Tooth decay and developing bite problems could be major obstacles to your child's normal growth and development. Without good, preventive dental care at home and from the dentist, these obstacles could impact their health now and well into adulthood.
Here are 3 things you should do to help your child stay ahead of harmful dental problems.
Start daily hygiene early. To protect your child from tooth decay, you should begin cleaning their teeth and gums early, even before teeth appear. For your first hygiene efforts use a clean wet cloth to wipe their gums after feeding to reduce bacterial growth in the mouth. After teeth begin to erupt start brushing them with a fluoride toothpaste—a slight smear for infants and up to a pea-sized amount when they get older.
Keep sugar to a minimum. The bacteria that causes tooth decay thrive on sugar. To minimize bacterial growth, keep your child's sugar intake to a minimum by providing dental-friendly snacks and foods. Also, try to limit any sugar they eat to mealtimes rather than with snacking through the day. And avoid sending them to bed with a bottle filled with a sugary liquid (including formula and breastmilk).
Begin dental visits around age one. Dentists and pediatricians recommend regular dental visits for children starting around their first birthday. This increases the chances of detecting disease or bite problems early before too much damage occurs. Your dentist can also provide preventive measures like sealants or topical fluoride to reduce the risks of tooth decay. And early visits lessen the chance of your child developing dental visit anxiety, a phobia that could continue into adulthood.
Bite problems are quite common—as many as 75% of adults may have some form of orthodontic issue. Unfortunately, there's also something else just as common: that many people believe they're too old to correct it.
This belief is a myth—while there are factors that could prevent orthodontic treatment, age isn't necessarily one of them. If your teeth, gums and bone are sound and you're in reasonably good general health, you most likely can have a bite problem corrected even beyond middle age.
Why worry about it, though, if you've lived this long with misaligned teeth? For one thing, straightening teeth with braces or clear aligners can boost your dental health. Teeth that are in normal alignment are easier to keep clean of disease-causing bacterial plaque. You'll also find it easier to chew than if your bite is out of line.
A more attractive, straighter smile can also impact your social and professional life. Having a smile you're not embarrassed to show can boost your self-confidence and image. Research on people who've undergone orthodontic treatment in adulthood have found improvements in social connection and even expanded career opportunities.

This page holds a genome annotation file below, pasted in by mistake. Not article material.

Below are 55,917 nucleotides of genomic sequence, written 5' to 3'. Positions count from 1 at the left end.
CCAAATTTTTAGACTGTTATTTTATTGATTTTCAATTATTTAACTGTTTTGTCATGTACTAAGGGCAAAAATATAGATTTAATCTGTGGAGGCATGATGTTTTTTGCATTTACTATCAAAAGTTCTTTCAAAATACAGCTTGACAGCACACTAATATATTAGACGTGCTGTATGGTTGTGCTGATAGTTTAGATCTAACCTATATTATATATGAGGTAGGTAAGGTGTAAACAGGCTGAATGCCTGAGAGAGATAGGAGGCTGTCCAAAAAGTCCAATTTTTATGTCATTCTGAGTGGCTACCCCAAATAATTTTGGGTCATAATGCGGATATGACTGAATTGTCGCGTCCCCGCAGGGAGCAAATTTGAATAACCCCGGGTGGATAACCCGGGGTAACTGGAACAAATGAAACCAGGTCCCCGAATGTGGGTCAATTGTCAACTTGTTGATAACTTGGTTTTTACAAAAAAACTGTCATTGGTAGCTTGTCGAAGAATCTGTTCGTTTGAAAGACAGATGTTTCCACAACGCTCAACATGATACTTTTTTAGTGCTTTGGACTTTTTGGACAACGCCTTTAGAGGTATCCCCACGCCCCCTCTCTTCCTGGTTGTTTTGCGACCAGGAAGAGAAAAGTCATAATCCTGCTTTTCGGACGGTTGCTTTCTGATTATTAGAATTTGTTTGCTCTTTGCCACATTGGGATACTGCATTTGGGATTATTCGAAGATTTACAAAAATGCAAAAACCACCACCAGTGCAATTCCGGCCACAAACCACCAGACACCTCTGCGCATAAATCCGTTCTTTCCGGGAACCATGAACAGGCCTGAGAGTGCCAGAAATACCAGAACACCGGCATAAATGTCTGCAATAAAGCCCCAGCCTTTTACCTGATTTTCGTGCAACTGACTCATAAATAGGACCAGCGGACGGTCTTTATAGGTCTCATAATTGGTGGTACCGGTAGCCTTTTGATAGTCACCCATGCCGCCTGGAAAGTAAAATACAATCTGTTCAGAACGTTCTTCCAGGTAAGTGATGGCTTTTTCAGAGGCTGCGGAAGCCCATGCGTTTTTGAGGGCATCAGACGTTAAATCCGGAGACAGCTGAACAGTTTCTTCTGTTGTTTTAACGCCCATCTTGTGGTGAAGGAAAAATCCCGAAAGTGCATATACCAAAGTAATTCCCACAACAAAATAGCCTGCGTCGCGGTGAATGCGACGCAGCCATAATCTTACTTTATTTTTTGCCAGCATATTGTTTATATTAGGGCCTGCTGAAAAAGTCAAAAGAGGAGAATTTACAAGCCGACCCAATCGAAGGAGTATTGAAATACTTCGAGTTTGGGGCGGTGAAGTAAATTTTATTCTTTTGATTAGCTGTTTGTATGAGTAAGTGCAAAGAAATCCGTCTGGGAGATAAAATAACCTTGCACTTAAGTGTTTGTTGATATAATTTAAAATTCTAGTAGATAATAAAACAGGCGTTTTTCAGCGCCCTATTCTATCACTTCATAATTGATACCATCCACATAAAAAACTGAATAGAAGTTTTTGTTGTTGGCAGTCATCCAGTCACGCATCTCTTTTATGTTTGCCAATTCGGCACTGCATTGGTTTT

Orthodontic treatment can make a difference with your health and life, no matter your age. But while the number of years you've lived won't necessarily make a difference, what those years have brought could rule it out.
If, for example, you've lost significant bone structure due to diseases like periodontal (gum) disease, your teeth may not be able to sustain the new position created by braces or aligners without a form of permanent fixation. If you have systemic conditions like severe cardiovascular disease, bleeding problems, leukemia or uncontrolled diabetes, orthodontic treatment could worsen those conditions. And certain prescription drugs may pose similar problems as well.
That's why you'll need to undergo a thorough dental exam, as well as provide a complete medical history to your orthodontist. If nothing prevents you from treatment, though, you may be able to regain a new smile, better health and a new confidence in life.
If you would like more information on adult orthodontics, please contact us or schedule an appointment for a consultation. You can also learn more about this topic by reading the Dear Doctor magazine article “Orthodontics for the Older Adult.”
Did you see the move Cast Away starring Tom Hanks? If so, you probably remember the scene where Hanks, stranded on a remote island, knocks out his own abscessed tooth — with an ice skate, no less — to stop the pain. Recently, Dear Doctor TV interviewed Gary Archer, the dental technician who created that special effect and many others.
“They wanted to have an abscess above the tooth with all sorts of gunk and pus and stuff coming out of it,” Archer explained. “I met with Tom and I took impressions [of his mouth] and we came up with this wonderful little piece. It just slipped over his own natural teeth.” The actor could flick it out with his lower tooth when the time was right during the scene. It ended up looking so real that, as Archer said, “it was not for the easily squeamish!”
That’s for sure. But neither is a real abscess, which is an infection that becomes sealed off beneath the gum line. An abscess may result from a trapped piece of food, uncontrolled periodontal (gum) disease, or even an infection deep inside a tooth that has spread to adjacent periodontal tissues. In any case, the condition can cause intense pain due to the pressure that builds up in the pus-filled sac. Prompt treatment is required to relieve the pain, keep the infection from spreading to other areas of the face (or even elsewhere in the body), and prevent tooth loss.